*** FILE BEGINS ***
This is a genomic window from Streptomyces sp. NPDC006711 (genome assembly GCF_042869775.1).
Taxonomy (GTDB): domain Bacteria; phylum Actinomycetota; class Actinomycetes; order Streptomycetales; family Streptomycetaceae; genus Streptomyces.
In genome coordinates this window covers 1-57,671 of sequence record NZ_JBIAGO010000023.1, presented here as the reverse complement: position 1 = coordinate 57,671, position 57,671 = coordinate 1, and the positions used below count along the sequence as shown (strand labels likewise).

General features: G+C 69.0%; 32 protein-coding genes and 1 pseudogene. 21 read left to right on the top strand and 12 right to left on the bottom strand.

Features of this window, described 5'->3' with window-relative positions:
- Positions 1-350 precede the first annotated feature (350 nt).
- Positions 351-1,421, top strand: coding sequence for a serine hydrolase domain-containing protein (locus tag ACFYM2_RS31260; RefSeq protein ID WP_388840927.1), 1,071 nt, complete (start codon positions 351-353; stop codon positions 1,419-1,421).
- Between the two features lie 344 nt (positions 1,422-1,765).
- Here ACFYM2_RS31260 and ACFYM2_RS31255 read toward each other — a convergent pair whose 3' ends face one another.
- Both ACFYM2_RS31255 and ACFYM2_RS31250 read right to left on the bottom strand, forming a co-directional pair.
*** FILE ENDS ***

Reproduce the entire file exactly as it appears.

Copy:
This is a genomic window from Streptomyces sp. NPDC006711 (genome assembly GCF_042869775.1).
Taxonomy (GTDB): domain Bacteria; phylum Actinomycetota; class Actinomycetes; order Streptomycetales; family Streptomycetaceae; genus Streptomyces.
In genome coordinates this window covers 1-57,671 of sequence record NZ_JBIAGO010000023.1, presented here as the reverse complement: position 1 = coordinate 57,671, position 57,671 = coordinate 1, and the positions used below count along the sequence as shown (strand labels likewise).

General features: G+C 69.0%; 32 protein-coding genes and 1 pseudogene. 21 read left to right on the top strand and 12 right to left on the bottom strand.

Features of this window, described 5'->3' with window-relative positions:
- Positions 1-350 precede the first annotated feature (350 nt).
- Positions 351-1,421, top strand: coding sequence for a serine hydrolase domain-containing protein (locus tag ACFYM2_RS31260; RefSeq protein ID WP_388840927.1), 1,071 nt, complete (start codon positions 351-353; stop codon positions 1,419-1,421).
- Between the two features lie 344 nt (positions 1,422-1,765).
- Here ACFYM2_RS31260 and ACFYM2_RS31255 read toward each other — a convergent pair whose 3' ends face one another.
- Both ACFYM2_RS31255 and ACFYM2_RS31250 read right to left on the bottom strand, forming a co-directional pair.